The European Investment Bank invested €18bn in climate action, of which €16bn in the EU (30% of its overall lending), with a growing amount dedicated to climate-resilient projects that improve adaptation to climate change impacts. Climate change considerations are mainstreamed in all EIB sectoral policies and integrated into all operational activities. They are also systematically included in all EIB project appraisals to make the Bank’s lending portfolio across all sectors more climate-friendly.
The European Bank for Reconstruction and Development has a special mandate to promote the transition to market economies, investing in private sector projects that have a transition impact only. Climate change considerations are mainstreamed in project appraisal and climate resilience is considered both in terms of risks and business opportunities as far as it has transitional impact.
The European Commission has started involving Commercial banks so as to better understand current practices on integration of climate change adaptation in their activities.
Insurance can be a valuable tool for adaptation in three main ways: helping to manage climate change risks; providing incentives for risk prevention; and providing information on risk (Courbage and Stahel, 2012). The insurance sector is arguably the most advanced in evaluating risks and opportunities. Major adaptation initiatives in the insurance sector, to date, have focused around building institutional networks that address the common risks to the industry through collaboration. It is likely that the insurance sector leads in this area due to its vulnerability, but also because of its historical experience in risk management and climate-related risks.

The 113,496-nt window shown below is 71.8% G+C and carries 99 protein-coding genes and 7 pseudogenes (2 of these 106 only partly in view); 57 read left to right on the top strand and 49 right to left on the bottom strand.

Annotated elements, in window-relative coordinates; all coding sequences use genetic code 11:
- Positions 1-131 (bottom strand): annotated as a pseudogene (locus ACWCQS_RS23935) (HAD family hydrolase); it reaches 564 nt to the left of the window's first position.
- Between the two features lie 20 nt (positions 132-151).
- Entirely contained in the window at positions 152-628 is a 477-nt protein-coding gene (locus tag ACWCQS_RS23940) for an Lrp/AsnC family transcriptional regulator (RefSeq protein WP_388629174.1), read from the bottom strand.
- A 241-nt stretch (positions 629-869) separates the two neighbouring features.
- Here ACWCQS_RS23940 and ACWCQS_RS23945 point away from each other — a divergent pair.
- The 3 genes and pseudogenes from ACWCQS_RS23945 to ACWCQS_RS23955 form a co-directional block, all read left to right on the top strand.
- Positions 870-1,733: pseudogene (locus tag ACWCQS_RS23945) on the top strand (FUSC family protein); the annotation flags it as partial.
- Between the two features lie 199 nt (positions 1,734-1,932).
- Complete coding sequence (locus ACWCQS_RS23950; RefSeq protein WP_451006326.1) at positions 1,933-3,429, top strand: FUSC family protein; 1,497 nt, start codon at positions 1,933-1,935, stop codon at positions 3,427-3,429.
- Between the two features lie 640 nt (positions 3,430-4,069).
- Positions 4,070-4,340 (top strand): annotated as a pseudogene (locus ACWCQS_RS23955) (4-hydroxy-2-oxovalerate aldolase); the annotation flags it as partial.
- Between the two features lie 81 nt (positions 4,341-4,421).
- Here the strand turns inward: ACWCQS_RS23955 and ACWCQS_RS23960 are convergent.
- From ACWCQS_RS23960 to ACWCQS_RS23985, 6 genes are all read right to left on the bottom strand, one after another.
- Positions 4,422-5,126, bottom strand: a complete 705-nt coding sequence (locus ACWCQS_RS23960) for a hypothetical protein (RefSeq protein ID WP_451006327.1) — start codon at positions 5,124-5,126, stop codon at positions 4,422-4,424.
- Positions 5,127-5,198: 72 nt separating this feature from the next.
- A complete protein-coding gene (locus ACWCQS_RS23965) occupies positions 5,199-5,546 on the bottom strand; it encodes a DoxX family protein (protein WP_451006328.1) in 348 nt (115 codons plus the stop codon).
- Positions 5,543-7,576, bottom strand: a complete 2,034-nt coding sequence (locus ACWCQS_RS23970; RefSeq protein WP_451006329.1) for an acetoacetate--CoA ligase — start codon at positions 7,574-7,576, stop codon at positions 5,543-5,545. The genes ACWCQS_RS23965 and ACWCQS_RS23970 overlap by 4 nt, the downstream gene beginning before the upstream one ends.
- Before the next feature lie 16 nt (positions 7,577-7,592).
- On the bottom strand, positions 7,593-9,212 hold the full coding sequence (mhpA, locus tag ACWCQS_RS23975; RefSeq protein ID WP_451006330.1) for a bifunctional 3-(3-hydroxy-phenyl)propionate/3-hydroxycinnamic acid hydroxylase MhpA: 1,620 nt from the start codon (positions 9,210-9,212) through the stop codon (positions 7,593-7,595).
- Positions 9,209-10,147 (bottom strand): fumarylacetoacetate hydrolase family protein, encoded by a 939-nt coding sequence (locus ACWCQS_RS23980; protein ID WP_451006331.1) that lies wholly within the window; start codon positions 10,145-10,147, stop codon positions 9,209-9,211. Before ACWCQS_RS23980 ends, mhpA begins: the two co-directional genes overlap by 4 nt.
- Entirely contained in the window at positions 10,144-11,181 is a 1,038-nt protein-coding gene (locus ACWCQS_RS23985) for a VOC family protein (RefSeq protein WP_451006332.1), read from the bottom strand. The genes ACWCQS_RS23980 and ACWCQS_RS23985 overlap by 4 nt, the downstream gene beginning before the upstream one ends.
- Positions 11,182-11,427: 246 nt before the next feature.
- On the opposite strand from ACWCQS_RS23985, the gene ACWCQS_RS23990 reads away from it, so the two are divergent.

The Commission is preparing a paper on the prevention and insurance of disasters, foreseen for adoption in 2013. A stakeholders' involvement process would then follow, with the objective of identifying good practice in the EU and detailing the need for additional information at EU level. The objective is to ensure that insurance, both as a sector and as an instrument for adaptation, provides the adequate incentives for investments and business decisions so as to secure the long-term resilience and competitiveness of the EU's economy. Efficient market functioning would ensure that the potential costs associated with increased insurance premiums in vulnerable areas would be outweighed by the avoided losses in case of natural disasters.